The OpenStack Kilo cloud platform release is out today, marking the first OpenStack release of 2015. OpenStack Kilo follows the Juno release, which debuted last October. Kilo release highlights include the Ironic bare-metal service and an expanded cloud federation capability in the OpenStack Keystone identity project.
Kilo is the 11th release of OpenStack since NASA and Rackspace launched it in 2010. OpenStack is a platform that incorporates multiple projects delivering different capabilities. The latest project in the Kilo release is Project Ironic, which brings bare-metal server capabilities to OpenStack.
“Ironic runs as a service and ties into different hardware interfaces to manage bare-metal servers directly,” Jonathan Bryce, executive director of the OpenStack Foundation, told eWEEK.
A driver is now available in the OpenStack Nova compute project that links to Ironic, enabling a cloud operator to place a workload using the same commands to start a virtual machine or a physical machine, Bryce said.
“There has always been some measure of bare-metal support in OpenStack, but Ironic now brings that support to the next level,” Bryce said. “Some people want to run workloads in a virtual machine hypervisor. Some want to run in a container and some want to run on bare metal, and now OpenStack has support for all those environments.”
While the OpenStack Ironic project is only now officially being included in an integrated OpenStack platform release, it is already being used in production by Rackspace. Last June, Rackspace announced its Ironic-powered OnMetal service that provides bare metal server cloud compute capacity.
While Ironic is now in the OpenStack Kilo release, not every OpenStack vendor is embracing the technology. Canonical, the lead commercial sponsor behind Ubuntu Linux, will be including Ironic in its OpenStack distribution, though Ubuntu is suggesting that its’ own Metal-as-a-Service (MaaS) technology is a superior alternative.
“Ironic is packaged in Ubuntu, though we don’t think [Ironic] is very good,” Mark Shuttleworth, founder of Ubuntu, told eWEEK. “All our customers that have tried the current implementation of Ironic and have not liked it; instead, they prefer MaaS.”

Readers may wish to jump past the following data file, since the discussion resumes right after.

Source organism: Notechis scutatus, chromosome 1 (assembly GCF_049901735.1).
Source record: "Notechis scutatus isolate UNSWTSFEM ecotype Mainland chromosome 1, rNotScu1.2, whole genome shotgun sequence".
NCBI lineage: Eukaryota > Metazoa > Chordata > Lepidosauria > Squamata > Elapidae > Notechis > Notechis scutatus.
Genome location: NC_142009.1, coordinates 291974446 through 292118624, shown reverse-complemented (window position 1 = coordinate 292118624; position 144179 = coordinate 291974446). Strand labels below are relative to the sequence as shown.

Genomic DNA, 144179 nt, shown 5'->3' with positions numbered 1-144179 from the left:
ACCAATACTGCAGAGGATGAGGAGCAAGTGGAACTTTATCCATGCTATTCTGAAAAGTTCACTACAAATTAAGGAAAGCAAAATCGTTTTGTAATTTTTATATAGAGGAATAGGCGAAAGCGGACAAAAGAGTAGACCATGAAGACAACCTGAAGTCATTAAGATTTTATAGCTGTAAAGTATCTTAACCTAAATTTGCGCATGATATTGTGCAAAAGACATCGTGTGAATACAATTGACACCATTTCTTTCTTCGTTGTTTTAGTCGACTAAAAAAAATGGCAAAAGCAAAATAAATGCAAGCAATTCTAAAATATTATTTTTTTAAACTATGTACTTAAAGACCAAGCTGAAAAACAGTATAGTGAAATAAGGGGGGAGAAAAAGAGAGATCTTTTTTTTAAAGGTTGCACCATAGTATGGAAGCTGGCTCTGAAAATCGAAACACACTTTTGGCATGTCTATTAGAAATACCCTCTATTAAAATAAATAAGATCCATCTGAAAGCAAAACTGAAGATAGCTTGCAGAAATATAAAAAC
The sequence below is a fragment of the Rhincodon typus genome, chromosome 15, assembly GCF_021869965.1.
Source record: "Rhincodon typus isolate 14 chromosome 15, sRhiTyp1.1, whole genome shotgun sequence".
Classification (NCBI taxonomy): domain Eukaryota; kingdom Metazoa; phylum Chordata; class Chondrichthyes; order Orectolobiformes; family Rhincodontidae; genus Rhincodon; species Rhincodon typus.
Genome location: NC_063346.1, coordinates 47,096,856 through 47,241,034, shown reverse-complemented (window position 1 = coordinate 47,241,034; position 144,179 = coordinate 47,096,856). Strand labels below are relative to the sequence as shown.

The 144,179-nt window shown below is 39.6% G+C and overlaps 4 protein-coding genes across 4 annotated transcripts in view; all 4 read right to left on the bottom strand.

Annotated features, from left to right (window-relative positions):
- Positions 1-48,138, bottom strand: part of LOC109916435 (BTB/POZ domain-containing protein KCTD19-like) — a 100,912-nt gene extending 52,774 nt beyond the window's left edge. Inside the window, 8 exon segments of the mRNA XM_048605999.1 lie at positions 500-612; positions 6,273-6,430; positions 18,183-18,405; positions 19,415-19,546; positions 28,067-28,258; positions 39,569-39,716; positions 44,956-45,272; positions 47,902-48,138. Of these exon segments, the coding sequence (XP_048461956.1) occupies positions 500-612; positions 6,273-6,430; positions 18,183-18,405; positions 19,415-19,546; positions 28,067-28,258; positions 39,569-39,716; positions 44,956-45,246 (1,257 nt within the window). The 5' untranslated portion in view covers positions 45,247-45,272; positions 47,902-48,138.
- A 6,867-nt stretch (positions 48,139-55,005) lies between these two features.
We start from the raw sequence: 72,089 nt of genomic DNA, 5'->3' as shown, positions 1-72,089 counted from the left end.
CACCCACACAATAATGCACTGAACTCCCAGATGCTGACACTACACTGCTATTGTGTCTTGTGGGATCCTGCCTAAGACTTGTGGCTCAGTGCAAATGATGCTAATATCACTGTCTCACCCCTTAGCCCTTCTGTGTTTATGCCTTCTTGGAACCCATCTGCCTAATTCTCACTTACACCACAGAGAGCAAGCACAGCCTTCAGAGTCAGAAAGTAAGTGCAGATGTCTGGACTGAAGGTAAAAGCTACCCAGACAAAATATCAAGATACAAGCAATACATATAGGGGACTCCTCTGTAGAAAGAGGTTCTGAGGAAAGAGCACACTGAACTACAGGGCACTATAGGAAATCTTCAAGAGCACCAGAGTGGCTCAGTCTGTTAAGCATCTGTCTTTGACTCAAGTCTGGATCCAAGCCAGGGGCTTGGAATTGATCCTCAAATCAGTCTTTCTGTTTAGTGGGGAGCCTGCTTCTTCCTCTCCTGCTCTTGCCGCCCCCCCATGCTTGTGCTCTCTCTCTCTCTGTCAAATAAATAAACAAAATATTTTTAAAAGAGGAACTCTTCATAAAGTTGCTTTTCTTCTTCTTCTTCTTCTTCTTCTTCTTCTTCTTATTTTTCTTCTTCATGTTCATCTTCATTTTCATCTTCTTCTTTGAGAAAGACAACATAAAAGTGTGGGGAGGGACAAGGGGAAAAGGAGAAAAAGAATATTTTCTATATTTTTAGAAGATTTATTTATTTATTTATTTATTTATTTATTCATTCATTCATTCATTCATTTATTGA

The other big highlight of the OpenStack Kilo release is an enhanced federation capability in the OpenStack Keystone identity project. With federated identity, a user could authenticate into one cloud and get access to multiple connected clouds.
“Anyone that is running the OpenStack Juno release or later will now be able to federate with an OpenStack Kilo cloud,” Bryce explained. “Other clouds can verify identity tokens against OpenStack Kilo, and accept requests from users across different clouds.”
One potential application is for a user in an on-premises private cloud to connect to an offsite-hosted private cloud as well as a public cloud for service provisioning. With federated cloud capability, users can get access to a large distributed pool of cloud computing resources, Bryce said.
Ubuntu’s Shuttleworth is enthusiastic about the new OpenStack federation capabilities. “It’s a sign of success for OpenStack, that organizations want the ability to access multiple OpenStack clouds,” Shuttleworth said. “We are completely committed to federation.”
The idea of a federated OpenStack cloud ecosystem was the subject of a keynote by Troy Toman, cloud architect at Rackspace, at the OpenStack Atlanta Summit in May 2014. At that time, Toman referred to the OpenStack cloud federation as a “planetary-scale OS.”
“If you think about the original promise of OpenStack, that is when we have the same cloud code running everywhere, we can connect things together and unlock the power of a cloud of clouds,” Mark Collier, chief operating officer of the OpenStack Foundation, told eWEEK.
Sean Michael Kerner is a senior editor at eWEEK and InternetNews.com. Follow him on Twitter @TechJournalist.